Experimental Designs


Thread Starter


I need to run a trial to find the best conditions for the best paper formation. We know the primary parameters that affect formation. The parameters may vary in significance for different grades. What type of design would be appropriate? Should "grade" be treated as a categorical factor? Please point me to a good reference. I've done designs in school but not in industry. Terry Dixon IP
Your project sounds like a good application for Evolutionary Operation (EVOP). In its simplest form, one gathers data at different operating points around the normal operating conditions. Then one moves away from the worst measured result. This is ideal for something like formation which is often measured subjectively, and most paper industry people can usually tell you the worst from a set of samples, not the best. The British Paper and Board Industry Research Association (now called PIRA) did some work in this area in the 1960s, but I could not find anything on their Website. I have a copy of an article that was published in 1966 that I could scan and send you if you wish. The Swedish company Multisimplex KB http://www.multisimplex.com , have a very advanced computer package that takes this technology to a very advanced level Peter Green Semi-retired control systems engineer

John Beaudry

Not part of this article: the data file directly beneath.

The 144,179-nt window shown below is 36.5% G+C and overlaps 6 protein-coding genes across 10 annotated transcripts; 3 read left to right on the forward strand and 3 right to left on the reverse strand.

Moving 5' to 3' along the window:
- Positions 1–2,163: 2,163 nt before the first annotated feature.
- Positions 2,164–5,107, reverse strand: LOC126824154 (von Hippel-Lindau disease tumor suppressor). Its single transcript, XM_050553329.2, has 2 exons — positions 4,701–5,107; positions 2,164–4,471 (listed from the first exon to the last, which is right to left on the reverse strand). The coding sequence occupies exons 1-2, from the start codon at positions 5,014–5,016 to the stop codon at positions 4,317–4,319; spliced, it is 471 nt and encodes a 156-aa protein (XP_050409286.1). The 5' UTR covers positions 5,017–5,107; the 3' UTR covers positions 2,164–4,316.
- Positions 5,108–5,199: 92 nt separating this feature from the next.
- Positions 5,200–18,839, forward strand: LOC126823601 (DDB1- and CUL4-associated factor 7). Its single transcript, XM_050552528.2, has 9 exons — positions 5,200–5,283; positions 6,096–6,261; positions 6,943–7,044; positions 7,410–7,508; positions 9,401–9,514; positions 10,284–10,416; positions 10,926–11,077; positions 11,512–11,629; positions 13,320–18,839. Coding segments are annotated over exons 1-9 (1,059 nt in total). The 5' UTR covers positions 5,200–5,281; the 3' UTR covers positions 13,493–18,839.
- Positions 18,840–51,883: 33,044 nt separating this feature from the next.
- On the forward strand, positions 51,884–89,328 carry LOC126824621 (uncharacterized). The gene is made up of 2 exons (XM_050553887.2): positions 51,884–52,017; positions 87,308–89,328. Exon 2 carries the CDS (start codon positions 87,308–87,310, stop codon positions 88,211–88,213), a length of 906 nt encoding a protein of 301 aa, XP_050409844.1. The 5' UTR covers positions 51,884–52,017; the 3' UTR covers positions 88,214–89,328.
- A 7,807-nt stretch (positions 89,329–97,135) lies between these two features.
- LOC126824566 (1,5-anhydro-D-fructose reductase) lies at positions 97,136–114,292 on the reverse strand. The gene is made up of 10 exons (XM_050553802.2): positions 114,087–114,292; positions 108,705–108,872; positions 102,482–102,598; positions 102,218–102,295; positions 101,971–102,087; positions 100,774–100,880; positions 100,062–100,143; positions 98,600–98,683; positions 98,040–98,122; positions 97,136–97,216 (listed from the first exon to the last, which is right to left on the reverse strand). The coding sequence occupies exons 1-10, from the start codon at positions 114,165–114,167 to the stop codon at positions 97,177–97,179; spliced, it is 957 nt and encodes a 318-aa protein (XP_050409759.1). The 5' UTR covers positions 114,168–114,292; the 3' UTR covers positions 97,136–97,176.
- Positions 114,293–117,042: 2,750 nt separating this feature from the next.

I have conducted many experimental designs in the food industry. I used to use the classic book by Box on Expermental design. Minitab makes it easy if you want a simple program (relatively speaking). Other programs I have seen are much more powerful for visual presentation of data. Of course you know the process: Screening Design - find the knobs Factorial (or fractional factoral) - find the strength of the knobs RSM - Optimize What no one ever told me is that you don't need to learn everything in one experiment. Yes it is a pain to get line time, but it will fail if you try to do to much. Prototype, prototype, prototype. But don't fall into the one variable at a time approach. No one ever told me that it might be difficult to impossible to randomize. Find out how long it will take you to change from one level to another. It might take days, while you are allotted line time for hours. I did this on my first plant RSM, which resulted in nothing randomized, travel and plant time with little to show for it. Do some contingency planning up front. How do you know that you selected wide enough levels, but not too wide. Is there a way you can determine this and adjust your test. The boss, operators, and other engineers have their pet theories. At least throw the boss or an operator theory into the test. Experience often provides them with an intuitive sense of what is important. Keep the remainder of the test, but add it as another condition. Don't believe them, because often you will be dispelling the myths of the plant. Good luck. It is amazing how powerful are the techniques you learned in school. John